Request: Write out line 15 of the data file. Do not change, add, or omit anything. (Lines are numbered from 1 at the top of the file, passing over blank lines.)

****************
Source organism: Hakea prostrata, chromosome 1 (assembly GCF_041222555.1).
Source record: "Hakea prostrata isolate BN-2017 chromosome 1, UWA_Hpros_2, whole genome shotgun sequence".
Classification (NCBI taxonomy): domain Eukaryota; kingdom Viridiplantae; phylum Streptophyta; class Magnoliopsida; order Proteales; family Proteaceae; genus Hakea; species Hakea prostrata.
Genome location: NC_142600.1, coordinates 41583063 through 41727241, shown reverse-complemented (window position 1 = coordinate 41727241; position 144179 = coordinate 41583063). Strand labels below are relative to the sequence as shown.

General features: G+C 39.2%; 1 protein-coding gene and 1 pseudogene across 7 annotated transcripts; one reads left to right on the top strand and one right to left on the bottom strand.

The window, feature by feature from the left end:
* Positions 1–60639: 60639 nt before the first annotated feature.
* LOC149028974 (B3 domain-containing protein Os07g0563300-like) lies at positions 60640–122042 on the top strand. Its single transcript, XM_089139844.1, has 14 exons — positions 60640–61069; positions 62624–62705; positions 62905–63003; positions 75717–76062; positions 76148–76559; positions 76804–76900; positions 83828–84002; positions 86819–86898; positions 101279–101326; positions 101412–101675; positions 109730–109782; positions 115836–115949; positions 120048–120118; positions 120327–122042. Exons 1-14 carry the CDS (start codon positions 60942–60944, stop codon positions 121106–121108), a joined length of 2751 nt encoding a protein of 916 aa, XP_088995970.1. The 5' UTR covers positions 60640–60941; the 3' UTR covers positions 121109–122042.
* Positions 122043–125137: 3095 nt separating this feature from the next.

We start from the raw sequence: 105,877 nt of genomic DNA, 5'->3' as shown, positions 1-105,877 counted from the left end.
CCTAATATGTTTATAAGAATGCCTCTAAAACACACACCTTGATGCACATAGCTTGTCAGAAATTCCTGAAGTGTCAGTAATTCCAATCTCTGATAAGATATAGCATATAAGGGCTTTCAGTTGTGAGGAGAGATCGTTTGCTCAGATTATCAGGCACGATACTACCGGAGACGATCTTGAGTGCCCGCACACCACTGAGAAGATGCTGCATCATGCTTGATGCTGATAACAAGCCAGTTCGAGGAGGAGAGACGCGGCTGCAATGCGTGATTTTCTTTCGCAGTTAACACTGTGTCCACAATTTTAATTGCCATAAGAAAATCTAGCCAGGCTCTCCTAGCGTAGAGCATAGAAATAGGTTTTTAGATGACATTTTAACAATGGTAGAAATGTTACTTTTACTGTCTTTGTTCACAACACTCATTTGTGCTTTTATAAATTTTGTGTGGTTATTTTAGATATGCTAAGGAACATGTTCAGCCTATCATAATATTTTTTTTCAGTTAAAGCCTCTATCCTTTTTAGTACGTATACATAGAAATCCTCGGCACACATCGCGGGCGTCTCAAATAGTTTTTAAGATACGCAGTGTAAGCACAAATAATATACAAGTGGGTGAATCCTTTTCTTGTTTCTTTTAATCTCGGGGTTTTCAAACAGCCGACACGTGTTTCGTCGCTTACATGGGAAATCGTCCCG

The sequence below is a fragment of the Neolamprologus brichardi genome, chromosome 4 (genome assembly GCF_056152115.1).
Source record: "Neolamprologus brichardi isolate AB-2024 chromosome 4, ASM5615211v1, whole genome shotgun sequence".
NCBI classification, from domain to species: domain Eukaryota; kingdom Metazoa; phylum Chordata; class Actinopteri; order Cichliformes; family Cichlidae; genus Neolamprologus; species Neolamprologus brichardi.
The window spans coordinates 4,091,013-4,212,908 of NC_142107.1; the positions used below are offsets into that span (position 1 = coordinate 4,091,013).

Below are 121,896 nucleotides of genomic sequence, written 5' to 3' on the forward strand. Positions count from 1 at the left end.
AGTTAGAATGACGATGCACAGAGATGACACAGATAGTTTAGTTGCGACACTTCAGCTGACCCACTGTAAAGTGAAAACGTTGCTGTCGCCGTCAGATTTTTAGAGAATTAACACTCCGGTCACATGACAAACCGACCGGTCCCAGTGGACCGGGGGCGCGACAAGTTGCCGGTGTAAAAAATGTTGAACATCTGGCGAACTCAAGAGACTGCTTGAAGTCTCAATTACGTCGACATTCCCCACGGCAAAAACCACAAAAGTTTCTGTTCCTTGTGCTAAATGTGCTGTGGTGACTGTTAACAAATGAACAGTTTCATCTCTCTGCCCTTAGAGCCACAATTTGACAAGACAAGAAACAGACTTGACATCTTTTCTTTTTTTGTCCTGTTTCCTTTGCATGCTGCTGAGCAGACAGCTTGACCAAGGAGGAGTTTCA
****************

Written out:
The window spans coordinates 4,091,013-4,212,908 of NC_142107.1; the positions used below are offsets into that span (position 1 = coordinate 4,091,013).